We live in a world full of classifications, groupings, product specifications, assigning grades and points. Everything must be defined, known, counted. We assign a certain number of stars to hotels and restaurants, grades and points to students at school, degrees to adults, quality certificates to products and services… and one could go on for so long.
Classification of warehouses
Classification also applies to storage facilities – their standard is determined by individual classes. At the same time, it should be noted that there is no single, universally accepted typology at this point, so a given warehouse can be assigned to different classes depending on the classification by which it is defined. For the purposes of this article, we will use the most widely accepted classification.
Warehouses are nothing more than building facilities that have been adapted for the storage of various types of products and materials, and may have the infrastructure to provide additional logistics services.
There are four main classes of warehouses: A, B, C and D, and two subclasses to emphasize the individual characteristics of a warehouse: A+ and B+. The classification takes into account qualitative and technical features such as the height of ceilings, ventilation, lighting, alarm systems, type of flooring, access to parking lots and main roads. Also of significance is the degree of mechanization of logistics operations, available storage options, space functionality, number of gates, as well as the size and design of the building.
Class D warehouse
Class D warehouses can only be used for the storage of industrial production raw materials, metals, rubber, plastic products, fuels, lubricants, etc. Their reconstruction and attempts to adapt them to serve other functions are unlikely to be possible, and certainly not cost-effective. Demolishing such a building and constructing a new one is often more profitable. Class D warehouses are usually agricultural buildings, barns, sheds, basements and garages – which have no heating and can store low-rotation materials.
Class C warehouse
ClassC warehouses are facilities that were not built for warehouse service and require the application of technical and structural changes, such as the dismantling of installed equipment, installation of gates, construction of driveways and ramps, reconstruction of floors and walls, investment in security and ventilation systems. At the same time, these buildings meet requirements such as the usable height of the internal parts above 4 meters, a basic fire protection system, having a maneuvering area for trucks, concrete or asphalt floors. A Class C warehouse is usually an old, large-scale industrial facility like a car depot, for example.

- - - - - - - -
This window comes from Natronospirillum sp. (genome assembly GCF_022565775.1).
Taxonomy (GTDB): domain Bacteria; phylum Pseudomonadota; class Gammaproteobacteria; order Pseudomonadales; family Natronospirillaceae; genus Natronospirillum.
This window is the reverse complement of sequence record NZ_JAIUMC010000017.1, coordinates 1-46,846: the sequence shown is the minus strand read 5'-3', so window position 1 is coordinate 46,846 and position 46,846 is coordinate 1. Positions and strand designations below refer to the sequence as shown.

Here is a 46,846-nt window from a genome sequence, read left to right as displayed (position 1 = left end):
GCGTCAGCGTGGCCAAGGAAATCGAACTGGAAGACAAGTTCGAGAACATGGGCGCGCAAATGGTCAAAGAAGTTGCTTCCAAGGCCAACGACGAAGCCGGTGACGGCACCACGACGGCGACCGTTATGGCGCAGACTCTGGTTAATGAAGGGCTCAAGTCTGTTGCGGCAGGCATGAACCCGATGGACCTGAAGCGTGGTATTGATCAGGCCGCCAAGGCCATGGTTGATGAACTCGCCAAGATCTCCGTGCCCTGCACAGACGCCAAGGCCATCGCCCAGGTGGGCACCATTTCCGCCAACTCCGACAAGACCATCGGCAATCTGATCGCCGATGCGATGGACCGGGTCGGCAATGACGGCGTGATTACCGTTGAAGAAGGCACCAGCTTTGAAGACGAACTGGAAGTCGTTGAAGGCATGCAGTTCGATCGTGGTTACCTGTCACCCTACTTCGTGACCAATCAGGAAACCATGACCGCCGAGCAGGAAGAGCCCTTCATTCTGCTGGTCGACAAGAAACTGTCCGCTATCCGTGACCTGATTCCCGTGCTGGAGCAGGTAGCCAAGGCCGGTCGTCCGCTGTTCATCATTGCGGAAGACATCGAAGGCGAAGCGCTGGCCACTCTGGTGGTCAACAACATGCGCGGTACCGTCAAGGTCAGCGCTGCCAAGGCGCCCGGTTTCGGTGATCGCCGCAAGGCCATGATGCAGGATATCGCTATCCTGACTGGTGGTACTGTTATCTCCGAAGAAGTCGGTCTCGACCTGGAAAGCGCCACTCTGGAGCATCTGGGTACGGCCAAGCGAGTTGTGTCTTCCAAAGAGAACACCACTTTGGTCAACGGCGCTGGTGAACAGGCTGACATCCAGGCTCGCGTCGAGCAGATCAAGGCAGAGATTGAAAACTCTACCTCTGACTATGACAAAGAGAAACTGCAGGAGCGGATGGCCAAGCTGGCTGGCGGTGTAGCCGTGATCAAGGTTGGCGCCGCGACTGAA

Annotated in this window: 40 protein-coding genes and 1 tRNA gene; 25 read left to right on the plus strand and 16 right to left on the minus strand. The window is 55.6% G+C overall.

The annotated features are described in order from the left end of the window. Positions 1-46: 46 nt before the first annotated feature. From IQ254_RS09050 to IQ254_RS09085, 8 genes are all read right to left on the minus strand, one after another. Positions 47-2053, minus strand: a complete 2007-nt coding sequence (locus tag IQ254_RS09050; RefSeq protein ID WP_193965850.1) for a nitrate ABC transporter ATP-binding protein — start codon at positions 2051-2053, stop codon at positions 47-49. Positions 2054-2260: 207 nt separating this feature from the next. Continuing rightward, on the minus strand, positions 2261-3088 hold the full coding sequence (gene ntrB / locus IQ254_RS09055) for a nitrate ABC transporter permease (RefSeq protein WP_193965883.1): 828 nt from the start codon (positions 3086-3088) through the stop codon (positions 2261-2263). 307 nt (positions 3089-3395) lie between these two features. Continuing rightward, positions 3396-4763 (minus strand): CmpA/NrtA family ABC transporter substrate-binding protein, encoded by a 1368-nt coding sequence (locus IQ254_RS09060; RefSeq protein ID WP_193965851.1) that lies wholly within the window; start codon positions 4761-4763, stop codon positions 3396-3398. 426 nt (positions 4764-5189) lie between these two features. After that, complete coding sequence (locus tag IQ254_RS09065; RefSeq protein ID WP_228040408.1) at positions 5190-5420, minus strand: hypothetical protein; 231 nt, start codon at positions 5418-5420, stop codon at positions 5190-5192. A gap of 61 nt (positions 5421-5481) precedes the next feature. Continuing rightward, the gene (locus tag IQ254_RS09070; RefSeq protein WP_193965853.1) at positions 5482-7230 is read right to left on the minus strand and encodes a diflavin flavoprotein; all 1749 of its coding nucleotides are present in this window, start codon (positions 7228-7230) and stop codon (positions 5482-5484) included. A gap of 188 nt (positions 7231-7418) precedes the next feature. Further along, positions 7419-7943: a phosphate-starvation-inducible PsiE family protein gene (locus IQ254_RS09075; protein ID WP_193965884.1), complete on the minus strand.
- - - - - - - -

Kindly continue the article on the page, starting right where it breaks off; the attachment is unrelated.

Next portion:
Class B and B+ warehouse
On the other hand, warehouse premises built during the communist period, at that time meeting all the requirements, but not modernized over the years, requiring adjustments to increase the functionality of the facility and improve the quality of the security system, are Class B warehouses. These premises have a hardened floor, a heating system (although often outdated and uneconomical) and basic, often archaic warehouse handling equipment. The B+ warehouse subclass indicates that a facility does not meet just 2-3 key parameters to become a Class A warehouse, requiring modernization and sometimes minor remodeling.
Class A warehouse
To become a top-class A warehouse, the facility must meet a number of standards in terms of safety and adaptation both in terms of storage and the issue of social facilities for employees. The height of the walls of such a warehouse is a minimum of 10 meters and its structure is either reinforced concrete or prefabricated metal. The internal floor in the warehouse must be dust-proof, with a bearing capacity of at least 5 tons per square meter. The age of such a facility must not exceed 20-30 years. Class A warehouses meet the standards of higher fire resistance, have modern fire protection systems, smoke ventilation, daylighting, monitoring, fiber-optic communication system. In a word: this is a facility of the highest standard, both in terms of the solutions used inside and the construction itself. Subclass A+ differs from Class A only in location: while Class A facilities are most often located in the industrial zones of cities, those with the A+ designation have been built far from residential buildings, but with direct access to major highways or freeways.
Class A warehouse at LCL Logistic
Warehouses LCL Logistic are state-of-the-art spaces, with an obviously high A-class quality and offering full logistics services to its customers. The company’s goal is to be able to comprehensively implement the most demanding projects at the highest level, and in order to be able to do so, it needs a modern warehouse with a number of innovative solutions and a properly trained workforce. In addition, in the same location as LCL Logistic, is located its sister company LCL Spedition, which deals with transportation and forwarding, which is an additional advantage for both companies and a benefit for customers using the companies’ services.